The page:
Since your last donation, have you been sexually active in Africa? Had malaria or any unexplained fever? A tooth taken out in the last seven days? Body piercings?
I know it well, this form, the questions printed in red, white and black, but a few still puzzle. Have you or any family member come into contact with CJD? Mad cows? No idea. Visited Papua New Guinea? Why there?
I have, however, attended sessions in community centres and halls. Town, church, school.The Friends’ House on the Euston Road, the Freemason’s HQ in Holborn, the United Synagogue in Hendon.
My blood is very common. It will mix with almost anyone’s. Elvis had it; so did Al Capone. Prince Charles has it. Unexpected intimacies. In the Stone Age, everyone had it. I like this link with the deep past; have always been fond of Neanderthals.
Today, in a new January, the red and white vans are parked outside the local football club house. Inside, the nurse has her own form. These questions are less exciting. Name, address, date of birth? A regular donor, health permitting, can go on for years. And so to settle into a deep reclining chair – cool, plastic, a bit like a bucket – and roll up my sleeve. No talent required. No sweat or tears. Blood must be one of the simplest parts of the self to give away; soon, it will replace itself. What is taken from here will be transported in the vans and stored. Shelf life, limited. Final destination, persons and places unknown.
Near me, in another bucket, is a young city type with a ponytail using his phone with his free hand. Nearer still is a Joan Collins look-alike. Her nails painted red, a high-gloss scarlet, she is flexing her fingers, crossing and uncrossing her legs, keeping the circulation going. Her blood group must be more glamorous than mine – rare and rich in champagne and HRT. She too will remember when there were toys to play with, to aid the flow from arm to bottle beneath high leather couches – like wooden ‘pins’ to roll in our palms or multi-coloured balls to squeeze, everyone’s favourites.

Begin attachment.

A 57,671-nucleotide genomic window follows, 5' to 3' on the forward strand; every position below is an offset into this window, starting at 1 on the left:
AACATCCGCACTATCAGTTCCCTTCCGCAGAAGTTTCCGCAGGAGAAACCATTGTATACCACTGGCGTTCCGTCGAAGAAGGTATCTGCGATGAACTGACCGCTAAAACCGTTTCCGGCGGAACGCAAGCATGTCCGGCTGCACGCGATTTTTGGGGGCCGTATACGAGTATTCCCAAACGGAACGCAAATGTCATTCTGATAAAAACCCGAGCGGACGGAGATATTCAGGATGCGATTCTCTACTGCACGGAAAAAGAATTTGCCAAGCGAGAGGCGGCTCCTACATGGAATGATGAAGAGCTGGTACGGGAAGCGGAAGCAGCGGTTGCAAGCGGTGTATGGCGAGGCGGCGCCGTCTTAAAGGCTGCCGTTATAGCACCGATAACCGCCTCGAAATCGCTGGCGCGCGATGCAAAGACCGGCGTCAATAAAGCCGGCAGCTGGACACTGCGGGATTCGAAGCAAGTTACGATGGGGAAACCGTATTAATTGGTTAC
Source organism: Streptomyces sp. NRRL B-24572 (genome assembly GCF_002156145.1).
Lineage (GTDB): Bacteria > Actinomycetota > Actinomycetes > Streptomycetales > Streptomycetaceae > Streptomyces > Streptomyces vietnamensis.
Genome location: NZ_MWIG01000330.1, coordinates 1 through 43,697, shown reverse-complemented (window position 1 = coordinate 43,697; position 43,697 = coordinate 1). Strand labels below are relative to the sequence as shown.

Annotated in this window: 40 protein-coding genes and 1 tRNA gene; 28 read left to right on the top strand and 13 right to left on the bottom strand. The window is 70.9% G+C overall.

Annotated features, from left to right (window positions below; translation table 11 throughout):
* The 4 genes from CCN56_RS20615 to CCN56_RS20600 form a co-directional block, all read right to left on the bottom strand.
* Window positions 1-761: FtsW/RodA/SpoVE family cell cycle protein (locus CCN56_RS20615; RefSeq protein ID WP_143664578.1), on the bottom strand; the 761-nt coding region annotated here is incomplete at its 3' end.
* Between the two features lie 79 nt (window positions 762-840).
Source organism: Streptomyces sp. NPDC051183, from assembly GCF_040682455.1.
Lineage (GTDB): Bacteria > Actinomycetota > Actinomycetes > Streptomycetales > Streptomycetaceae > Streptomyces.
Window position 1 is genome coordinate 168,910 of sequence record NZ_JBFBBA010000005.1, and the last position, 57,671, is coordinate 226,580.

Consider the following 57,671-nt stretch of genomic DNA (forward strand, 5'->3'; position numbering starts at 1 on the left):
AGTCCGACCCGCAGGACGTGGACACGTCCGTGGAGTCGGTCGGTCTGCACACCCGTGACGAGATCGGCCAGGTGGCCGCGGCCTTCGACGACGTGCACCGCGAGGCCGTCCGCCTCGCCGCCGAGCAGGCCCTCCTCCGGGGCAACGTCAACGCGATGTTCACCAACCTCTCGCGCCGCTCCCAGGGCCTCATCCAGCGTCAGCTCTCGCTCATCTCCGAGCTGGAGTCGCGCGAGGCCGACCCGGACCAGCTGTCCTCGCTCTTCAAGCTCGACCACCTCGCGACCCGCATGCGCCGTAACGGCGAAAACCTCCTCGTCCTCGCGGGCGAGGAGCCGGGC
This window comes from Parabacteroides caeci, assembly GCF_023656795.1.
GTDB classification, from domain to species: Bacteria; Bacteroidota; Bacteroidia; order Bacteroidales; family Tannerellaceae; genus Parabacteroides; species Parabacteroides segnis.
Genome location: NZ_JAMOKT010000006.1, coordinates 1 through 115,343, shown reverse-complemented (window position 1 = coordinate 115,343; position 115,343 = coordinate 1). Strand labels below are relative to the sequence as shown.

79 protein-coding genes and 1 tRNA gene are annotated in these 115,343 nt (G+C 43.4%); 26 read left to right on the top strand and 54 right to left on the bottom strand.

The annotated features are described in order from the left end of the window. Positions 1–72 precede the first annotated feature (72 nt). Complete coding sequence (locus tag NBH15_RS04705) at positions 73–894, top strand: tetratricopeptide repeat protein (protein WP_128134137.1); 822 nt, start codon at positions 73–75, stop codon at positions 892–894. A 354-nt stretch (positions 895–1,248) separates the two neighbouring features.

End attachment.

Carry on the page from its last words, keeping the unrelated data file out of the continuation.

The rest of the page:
It’s time for the tea and biscuits. I only eat chocolate bourbons and custard creams three times a year, on days like these. We sit at the same table, but no one says much. The city type’s going mad with his phone. Joan has gone. We know the Rules for the rest of the day.No operating serious machinery. Tractor, crane or train. No heavy lifting. No extreme sport.
Leave the building, a Penguin in my pocket, feeling lighter, freer, paler, more interesting. Useful. The only dangerous moment comes from a very large, unlicensed man in a mobility scooter heading fast in my direction, in the centre of the pavement. A flash of anger – it’s my path too! Then step aside.
It’s late afternoon. Now for the nearest supermarket and some real food. I am Waitrose, but this is a huge hangar of a place: Tesco Extra. Wear my red and white sticker with pride. Be nice to me, it says, I did something good today! No one notices but it’s all right, because I’ve spotted a bargain for my basket. A creamy cashmere sweater, much reduced. Perfect for the Old Girls’ lunch next week.
A man at the exit is collecting for a heart charity. He’s often there, giving his afternoon. A slight shake of a red tin, a faint clink of coins. Smile back. After all, we could be related. Blood cousins…
A short walk home. Put the shopping away, the use-by dates at the front of the fridge. Make a meal, watch something on Catch-up. A few more things to do before I sleep. A call to make, a message to send. Make-up to remove. Downstairs, two doors to lock; upstairs, a window to open.
The quiet in the house is wide, deep and lovely. The future lies ahead.